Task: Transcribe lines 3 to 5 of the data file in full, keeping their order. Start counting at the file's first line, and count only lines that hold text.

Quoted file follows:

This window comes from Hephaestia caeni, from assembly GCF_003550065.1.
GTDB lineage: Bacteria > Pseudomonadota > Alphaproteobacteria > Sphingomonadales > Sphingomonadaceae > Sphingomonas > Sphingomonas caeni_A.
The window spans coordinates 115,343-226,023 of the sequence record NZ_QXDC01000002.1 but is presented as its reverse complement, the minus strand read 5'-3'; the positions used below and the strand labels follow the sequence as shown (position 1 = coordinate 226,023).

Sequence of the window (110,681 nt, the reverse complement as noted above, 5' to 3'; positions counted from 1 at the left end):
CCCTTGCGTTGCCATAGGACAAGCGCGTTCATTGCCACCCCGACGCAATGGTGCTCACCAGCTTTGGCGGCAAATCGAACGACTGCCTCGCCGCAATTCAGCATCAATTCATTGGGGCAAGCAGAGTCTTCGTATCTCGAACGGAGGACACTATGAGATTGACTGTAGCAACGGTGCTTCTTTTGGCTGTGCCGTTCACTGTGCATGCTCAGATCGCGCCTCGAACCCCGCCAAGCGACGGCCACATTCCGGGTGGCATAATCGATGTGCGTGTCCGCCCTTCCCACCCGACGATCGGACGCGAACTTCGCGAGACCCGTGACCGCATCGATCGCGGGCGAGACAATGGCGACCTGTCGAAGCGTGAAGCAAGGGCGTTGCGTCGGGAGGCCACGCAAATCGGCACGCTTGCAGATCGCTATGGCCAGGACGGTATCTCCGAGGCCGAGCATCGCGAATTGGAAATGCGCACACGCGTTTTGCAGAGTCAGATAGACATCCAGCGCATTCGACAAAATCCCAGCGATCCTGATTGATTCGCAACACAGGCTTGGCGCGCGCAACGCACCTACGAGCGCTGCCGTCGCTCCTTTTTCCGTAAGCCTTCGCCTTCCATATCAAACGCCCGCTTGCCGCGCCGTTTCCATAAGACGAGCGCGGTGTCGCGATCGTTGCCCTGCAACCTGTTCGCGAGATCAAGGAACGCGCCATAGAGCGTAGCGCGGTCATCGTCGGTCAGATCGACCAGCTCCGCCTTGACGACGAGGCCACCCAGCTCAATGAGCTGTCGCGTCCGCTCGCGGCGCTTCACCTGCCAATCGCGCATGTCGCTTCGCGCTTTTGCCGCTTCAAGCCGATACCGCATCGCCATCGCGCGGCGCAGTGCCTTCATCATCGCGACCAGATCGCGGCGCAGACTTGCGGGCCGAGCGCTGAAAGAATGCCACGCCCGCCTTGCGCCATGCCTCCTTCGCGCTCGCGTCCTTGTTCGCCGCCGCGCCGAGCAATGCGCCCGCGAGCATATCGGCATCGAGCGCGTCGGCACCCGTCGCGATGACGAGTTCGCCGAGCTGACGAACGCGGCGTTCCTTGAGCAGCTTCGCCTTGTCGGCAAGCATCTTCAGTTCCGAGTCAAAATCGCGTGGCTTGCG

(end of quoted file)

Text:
The window spans coordinates 115,343-226,023 of the sequence record NZ_QXDC01000002.1 but is presented as its reverse complement, the minus strand read 5'-3'; the positions used below and the strand labels follow the sequence as shown (position 1 = coordinate 226,023).

Sequence of the window (110,681 nt, the reverse complement as noted above, 5' to 3'; positions counted from 1 at the left end):
CCCTTGCGTTGCCATAGGACAAGCGCGTTCATTGCCACCCCGACGCAATGGTGCTCACCAGCTTTGGCGGCAAATCGAACGACTGCCTCGCCGCAATTCAGCATCAATTCATTGGGGCAAGCAGAGTCTTCGTATCTCGAACGGAGGACACTATGAGATTGACTGTAGCAACGGTGCTTCTTTTGGCTGTGCCGTTCACTGTGCATGCTCAGATCGCGCCTCGAACCCCGCCAAGCGACGGCCACATTCCGGGTGGCATAATCGATGTGCGTGTCCGCCCTTCCCACCCGACGATCGGACGCGAACTTCGCGAGACCCGTGACCGCATCGATCGCGGGCGAGACAATGGCGACCTGTCGAAGCGTGAAGCAAGGGCGTTGCGTCGGGAGGCCACGCAAATCGGCACGCTTGCAGATCGCTATGGCCAGGACGGTATCTCCGAGGCCGAGCATCGCGAATTGGAAATGCGCACACGCGTTTTGCAGAGTCAGATAGACATCCAGCGCATTCGACAAAATCCCAGCGATCCTGATTGATTCGCAACACAGGCTTGGCGCGCGCAACGCACCTACGAGCGCTGCCGTCGCTCCTTTTTCCGTAAGCCTTCGCCTTCCATATCAAACGCCCGCTTGCCGCGCCGTTTCCATAAGACGAGCGCGGTGTCGCGATCGTTGCCCTGCAACCTGTTCGCGAGATCAAGGAACGCGCCATAGAGCGTAGCGCGGTCATCGTCGGTCAGATCGACCAGCTCCGCCTTGACGACGAGGCCACCCAGCTCAATGAGCTGTCGCGTCCGCTCGCGGCGCTTCACCTGCCAATCGCGCATGTCGCTTCGCGCTTTTGCCGCTTCAAGCCGATACCGCATCGCCATCGCGCGGCGCAGTGCCTTCATCATCGCGACCAGATCGCGGCGCAGACTTGCGGGCCGAGCGCTGAAAGAATGCCACGCCCGCCTTGCGCCATGCCTCCTTCGCGCTCGCGTCCTTGTTCGCCGCCGCGCCGAGCAATGCGCCCGCGAGCATATCGGCATCGAGCGCGTCGGCACCCGTCGCGATGACGAGTTCGCCGAGCTGACGAACGCGGCGTTCCTTGAGCAGCTTCGCCTTGTCGGCAAGCATCTTCAGTTCCGAGTCAAAATCGCGTGGCTTGCG